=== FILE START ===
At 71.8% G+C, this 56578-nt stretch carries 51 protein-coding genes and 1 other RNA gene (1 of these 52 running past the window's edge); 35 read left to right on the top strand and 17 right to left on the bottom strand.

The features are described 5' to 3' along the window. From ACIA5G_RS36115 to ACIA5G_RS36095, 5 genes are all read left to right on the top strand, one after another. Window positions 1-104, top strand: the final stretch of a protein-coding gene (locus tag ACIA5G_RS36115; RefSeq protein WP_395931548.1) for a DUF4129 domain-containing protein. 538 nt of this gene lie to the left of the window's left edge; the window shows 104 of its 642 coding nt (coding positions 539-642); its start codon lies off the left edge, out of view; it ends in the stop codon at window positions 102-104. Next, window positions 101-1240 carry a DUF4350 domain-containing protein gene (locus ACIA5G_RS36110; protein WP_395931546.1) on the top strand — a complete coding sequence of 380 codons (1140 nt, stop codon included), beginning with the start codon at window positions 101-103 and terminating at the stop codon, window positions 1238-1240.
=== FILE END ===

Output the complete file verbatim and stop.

At 71.8% G+C, this 56578-nt stretch carries 51 protein-coding genes and 1 other RNA gene (1 of these 52 running past the window's edge); 35 read left to right on the top strand and 17 right to left on the bottom strand.

The features are described 5' to 3' along the window. From ACIA5G_RS36115 to ACIA5G_RS36095, 5 genes are all read left to right on the top strand, one after another. Window positions 1-104, top strand: the final stretch of a protein-coding gene (locus tag ACIA5G_RS36115; RefSeq protein WP_395931548.1) for a DUF4129 domain-containing protein. 538 nt of this gene lie to the left of the window's left edge; the window shows 104 of its 642 coding nt (coding positions 539-642); its start codon lies off the left edge, out of view; it ends in the stop codon at window positions 102-104. Next, window positions 101-1240 carry a DUF4350 domain-containing protein gene (locus ACIA5G_RS36110; protein WP_395931546.1) on the top strand — a complete coding sequence of 380 codons (1140 nt, stop codon included), beginning with the start codon at window positions 101-103 and terminating at the stop codon, window positions 1238-1240.